Overview of FOREST

Physically based simulators like SUPREM IV-GS, and PISCES-2ET are used for modeling devices and process steps in a virtual factory. Such programs numerically solve partial differential equations on discrete points (called a computational grid) that is representative of the continuous physical device structure. One of the key factors determining the efficiency and accuracy of the computed solution is the allocation of the discrete grid. The thrust of our research is to automatically generate an optimum grid for both device and process simulation.

Forest, a 2D geometry and grid program, provides these capabilities. It stores and manipulates both geometry and grid data and can be used for diffusion, oxidation and device simulation. Quadtree based grid generation proceeds by enclosing the structure geometry in a root square and recursively dividing the root square resulting in a terminated lines mesh. The level of decimation can be controlled by a number of factors including user specification, solution variation, etc. The terminal squares are then triangulated using templates. The triangles are optimized for aspect ratio. For oxidation simulation, the geometry of the device is first evolved; the quadtree is rehashed and retriangulated. These operations are illustrated in the figures.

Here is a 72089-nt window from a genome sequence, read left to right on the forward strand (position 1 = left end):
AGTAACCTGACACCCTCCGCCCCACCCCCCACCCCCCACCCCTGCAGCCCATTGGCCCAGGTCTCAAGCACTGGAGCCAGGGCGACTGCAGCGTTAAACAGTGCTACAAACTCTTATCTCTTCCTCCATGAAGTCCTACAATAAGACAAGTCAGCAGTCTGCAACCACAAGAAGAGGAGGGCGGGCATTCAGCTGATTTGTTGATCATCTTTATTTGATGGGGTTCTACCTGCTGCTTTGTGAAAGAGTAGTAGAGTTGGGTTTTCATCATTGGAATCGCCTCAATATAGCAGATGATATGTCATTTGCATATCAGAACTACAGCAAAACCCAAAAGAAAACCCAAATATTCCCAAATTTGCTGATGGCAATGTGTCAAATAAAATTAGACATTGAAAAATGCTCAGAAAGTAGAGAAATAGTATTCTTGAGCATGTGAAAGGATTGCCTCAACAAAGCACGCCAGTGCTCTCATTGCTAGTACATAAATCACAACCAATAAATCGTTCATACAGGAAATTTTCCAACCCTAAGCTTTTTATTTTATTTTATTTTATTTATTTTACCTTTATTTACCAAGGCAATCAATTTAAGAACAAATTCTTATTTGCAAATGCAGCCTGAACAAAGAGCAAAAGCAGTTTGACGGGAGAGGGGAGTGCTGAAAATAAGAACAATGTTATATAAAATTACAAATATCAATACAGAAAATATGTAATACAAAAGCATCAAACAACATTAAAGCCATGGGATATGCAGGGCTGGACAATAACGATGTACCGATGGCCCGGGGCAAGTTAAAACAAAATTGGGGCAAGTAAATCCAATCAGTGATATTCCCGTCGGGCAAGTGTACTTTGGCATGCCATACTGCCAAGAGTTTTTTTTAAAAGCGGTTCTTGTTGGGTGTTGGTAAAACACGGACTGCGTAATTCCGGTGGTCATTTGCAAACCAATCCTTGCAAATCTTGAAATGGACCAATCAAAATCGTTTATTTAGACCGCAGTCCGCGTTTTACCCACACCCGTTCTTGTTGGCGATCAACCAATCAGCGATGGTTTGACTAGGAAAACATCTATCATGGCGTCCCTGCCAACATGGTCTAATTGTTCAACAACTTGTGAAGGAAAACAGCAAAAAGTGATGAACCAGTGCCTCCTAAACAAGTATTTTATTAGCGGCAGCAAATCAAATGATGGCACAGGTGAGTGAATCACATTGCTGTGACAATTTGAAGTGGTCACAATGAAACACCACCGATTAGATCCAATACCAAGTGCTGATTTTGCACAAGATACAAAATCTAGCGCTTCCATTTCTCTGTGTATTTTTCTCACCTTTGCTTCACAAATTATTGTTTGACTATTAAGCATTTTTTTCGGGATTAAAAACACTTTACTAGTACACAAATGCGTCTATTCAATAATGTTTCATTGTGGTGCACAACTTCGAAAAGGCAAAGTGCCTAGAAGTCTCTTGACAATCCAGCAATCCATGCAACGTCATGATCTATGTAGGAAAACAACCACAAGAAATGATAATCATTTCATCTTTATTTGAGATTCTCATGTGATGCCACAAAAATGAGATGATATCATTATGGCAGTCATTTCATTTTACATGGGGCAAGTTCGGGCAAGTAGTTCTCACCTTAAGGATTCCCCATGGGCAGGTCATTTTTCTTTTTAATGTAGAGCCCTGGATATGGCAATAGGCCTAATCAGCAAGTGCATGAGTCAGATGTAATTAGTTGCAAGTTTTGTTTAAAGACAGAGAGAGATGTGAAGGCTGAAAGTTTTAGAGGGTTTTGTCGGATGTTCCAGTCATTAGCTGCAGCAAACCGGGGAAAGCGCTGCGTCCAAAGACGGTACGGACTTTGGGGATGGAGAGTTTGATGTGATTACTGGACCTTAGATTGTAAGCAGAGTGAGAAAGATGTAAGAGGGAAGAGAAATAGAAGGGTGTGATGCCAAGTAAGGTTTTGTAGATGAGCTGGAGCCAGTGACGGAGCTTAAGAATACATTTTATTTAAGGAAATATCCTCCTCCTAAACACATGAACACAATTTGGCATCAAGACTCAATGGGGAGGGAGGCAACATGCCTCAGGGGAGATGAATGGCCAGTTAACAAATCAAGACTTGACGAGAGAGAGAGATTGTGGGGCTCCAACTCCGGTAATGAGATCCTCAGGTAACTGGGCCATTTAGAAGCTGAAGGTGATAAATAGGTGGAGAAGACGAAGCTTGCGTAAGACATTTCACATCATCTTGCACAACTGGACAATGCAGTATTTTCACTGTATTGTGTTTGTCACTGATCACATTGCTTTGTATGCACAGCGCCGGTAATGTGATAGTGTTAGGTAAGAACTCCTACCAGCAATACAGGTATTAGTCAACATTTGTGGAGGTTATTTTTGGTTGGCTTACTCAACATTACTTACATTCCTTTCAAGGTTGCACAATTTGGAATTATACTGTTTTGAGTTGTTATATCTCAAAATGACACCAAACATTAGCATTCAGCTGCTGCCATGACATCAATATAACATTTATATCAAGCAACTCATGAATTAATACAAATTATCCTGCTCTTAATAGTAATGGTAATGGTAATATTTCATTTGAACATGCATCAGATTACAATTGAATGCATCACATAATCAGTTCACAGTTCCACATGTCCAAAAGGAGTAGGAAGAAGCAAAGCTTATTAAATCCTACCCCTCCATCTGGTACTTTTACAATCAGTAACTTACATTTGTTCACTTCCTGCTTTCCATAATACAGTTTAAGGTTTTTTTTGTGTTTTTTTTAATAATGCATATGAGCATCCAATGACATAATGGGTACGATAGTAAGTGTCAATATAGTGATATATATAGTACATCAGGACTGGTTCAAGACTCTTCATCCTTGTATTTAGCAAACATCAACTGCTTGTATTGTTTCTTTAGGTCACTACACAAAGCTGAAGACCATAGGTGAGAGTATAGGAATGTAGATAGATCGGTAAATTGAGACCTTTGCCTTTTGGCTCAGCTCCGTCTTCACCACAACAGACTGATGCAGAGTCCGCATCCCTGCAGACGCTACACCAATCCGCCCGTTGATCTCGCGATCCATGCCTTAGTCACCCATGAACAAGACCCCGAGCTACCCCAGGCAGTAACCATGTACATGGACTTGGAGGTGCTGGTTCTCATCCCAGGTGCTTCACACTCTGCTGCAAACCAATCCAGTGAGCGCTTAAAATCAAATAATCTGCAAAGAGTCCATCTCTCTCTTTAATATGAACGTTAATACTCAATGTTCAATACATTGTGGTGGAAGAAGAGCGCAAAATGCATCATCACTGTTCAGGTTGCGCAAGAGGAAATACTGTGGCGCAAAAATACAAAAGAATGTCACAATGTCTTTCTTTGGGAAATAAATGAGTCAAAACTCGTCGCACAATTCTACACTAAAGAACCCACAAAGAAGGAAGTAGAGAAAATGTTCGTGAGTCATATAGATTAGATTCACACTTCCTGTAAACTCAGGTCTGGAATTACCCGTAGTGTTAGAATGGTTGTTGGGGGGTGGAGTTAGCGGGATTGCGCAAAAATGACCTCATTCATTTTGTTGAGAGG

Used in a stand alone configuration,Forest produces PISCES-2ET mesh or SUPREM IV structure files as output. It requires cross sectional geometry and doping information as input; the input file can be a SUPREM IV structure, a PIF geometry, or a forest geometry file. For PISCES-2ET, heterojunction devices can also be specified with varying ternary and quaternary material compositions.

Additionally, Forest, is being used as an integration tool for the various process simulators. Forest's independent manipulation of grid and geometry allow it to be used with grid based programs like SUPREM IV-GS and with geometry based etching and deposition programs like SPEEDIE 3.0.


[1] Z. Sahul, R. Dutton, M. Noell. "Grid and Geometry Techniques for Multi-Layer Process Simulation." Proc. of SISDEP'93. Springer-Verlag. pp. 417-420.

[2] Z. Sahul, E. McKenna, R. Dutton. "Grid Techniques for Multi-Layer Device and Process Simulation." Proc. of TECHCON'93. SRC. pp. 164-166.

Grid generation proceeds by enclosing the geometry (a) in a root square (b) and recursively dividing the root square resulting in a terminated lines mesh (c). The terminated lines mesh is then triangulated (d).

Use of Forest for oxidation simulation. Geometry, quadtree mesh and triangulation before oxidation (a) and after several oxidation steps (b).